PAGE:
CSS Preprocessors: Why you should get your SASS on

By
Ken Kozma

Css has a very powerful syntax but can sometimes become an outright mess on more complex websites. CSS preprocessors like Sass has syntax that helps developers to write cleaner and more readable code in CSS.

Sass (Syntactically awesome style sheets) is a CSS preprocessor that lets you use mathematical operations, variables, functions, loops, imports and other useful functionalities.

We will talk about Scss (Sassy CSS) which is one of two syntaxes available in Sass. Let me elaborate further:

Nesting

Standard CSS doesn’t support nesting. It’s not possible to write a class inside of another class. As projects get larger, readability and structure become an issue.

Nesting allows for a cleaner method of targeting DOM elements. It also reduces the time to write your styles because you don’t have to rewrite selectors multiple times.

Nested styles look something like this:


.container {
   width: 100%;
   margin: 0;
   padding: 0;
   
   .row {
      
      h1 {
         font-size: 1em;
         color: #fff;
        }	
    }
}

Variables

Scss also gives you the ability to use variables to store a value or a set of values and to reuse these variables throughout your Scss files. It’s a very powerful and useful tool.

For example, let’s say you are building a website and want to use #66CCCC as a color and Helvetica as a font on your buttons and h1s. You can do something like this:


$primary-blue: #66CCCC;
$primary-font: Helvetica, sans-serif;

button {
   font-family: $primary-font;
   color: $primary-blue;
}

h1 {
   font-family: $primary-font;
   color: $primary-blue;
}

Mixins

Mixins are Scss functions that allow you to store multiple CSS declarations which we can use like variables.

For example, we can group a font selection like following:


@mixin primary-font {
  font-family: Helvetica, sans-serif;
  font-size: 1em;
  Font-weight: 400;
  font-style: normal;
}

We can even create a mixin and add parameters:


$font-color: #ff0000;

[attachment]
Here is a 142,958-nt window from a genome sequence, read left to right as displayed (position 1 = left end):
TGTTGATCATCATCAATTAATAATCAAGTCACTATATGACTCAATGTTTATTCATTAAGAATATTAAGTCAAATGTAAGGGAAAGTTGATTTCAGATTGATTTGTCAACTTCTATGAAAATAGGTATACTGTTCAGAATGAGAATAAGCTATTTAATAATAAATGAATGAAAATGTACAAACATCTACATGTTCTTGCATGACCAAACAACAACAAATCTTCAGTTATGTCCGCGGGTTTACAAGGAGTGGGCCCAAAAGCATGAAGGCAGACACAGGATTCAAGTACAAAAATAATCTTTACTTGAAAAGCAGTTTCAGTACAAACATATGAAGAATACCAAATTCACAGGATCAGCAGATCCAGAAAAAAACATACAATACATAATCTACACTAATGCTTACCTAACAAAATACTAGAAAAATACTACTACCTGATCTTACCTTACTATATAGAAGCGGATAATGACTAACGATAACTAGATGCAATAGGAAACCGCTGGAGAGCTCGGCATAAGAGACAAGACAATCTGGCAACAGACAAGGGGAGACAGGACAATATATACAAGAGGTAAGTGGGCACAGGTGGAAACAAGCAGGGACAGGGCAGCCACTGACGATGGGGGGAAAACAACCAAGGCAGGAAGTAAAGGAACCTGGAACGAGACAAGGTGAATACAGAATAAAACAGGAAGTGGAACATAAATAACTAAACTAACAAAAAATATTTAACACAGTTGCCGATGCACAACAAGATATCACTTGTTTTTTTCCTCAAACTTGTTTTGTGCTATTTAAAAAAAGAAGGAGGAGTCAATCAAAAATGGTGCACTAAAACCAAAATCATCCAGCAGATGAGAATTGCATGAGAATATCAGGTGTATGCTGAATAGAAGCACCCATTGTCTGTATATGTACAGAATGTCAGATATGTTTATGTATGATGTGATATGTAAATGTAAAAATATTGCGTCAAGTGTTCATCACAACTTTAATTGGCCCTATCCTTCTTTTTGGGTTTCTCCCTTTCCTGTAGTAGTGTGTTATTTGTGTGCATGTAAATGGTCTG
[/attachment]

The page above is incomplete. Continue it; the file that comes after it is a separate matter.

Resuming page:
@mixin primary-font($font-color) {
  font-family: Helvetica, sans-serif;
  font-size: 1em;
  color: $font-color;
  Font-weight: 400;
  font-style: normal;
}

After creating the mixin, we can use it in any class with @include command. That would look something like this:


p { 
  @include primary-font; 
}

Imports

In larger projects, it’s important to keep our code in more defined sections. With Scss, you can split your code into multiple Scss files and include them in your main Scss file using the @import command.

The main Scss file that you will create should be included in the webpage and from this file, other style modules can be imported like so:


#layout

@import “components/ie”;
@import “partial/footer”;
@import “modules/forms”;

body {
   // your styles
}

These are just some of the important features of Scss which will help us write cleaner and more efficient code. After I started using Scss, it changed my whole approach on how I write CSS but in a great way. I highly recommend to get your hands dirty with Scss and explore the possibilities. It’s easy to pick up and a great tool to have in your frontend arsenal.

If you want to get started, you can directly start coding on codepen.io. I hope you found this article helpful.

Contact us to reimagine your business

Thank you! Your submission has been received!
Oops! Something went wrong while submitting the form.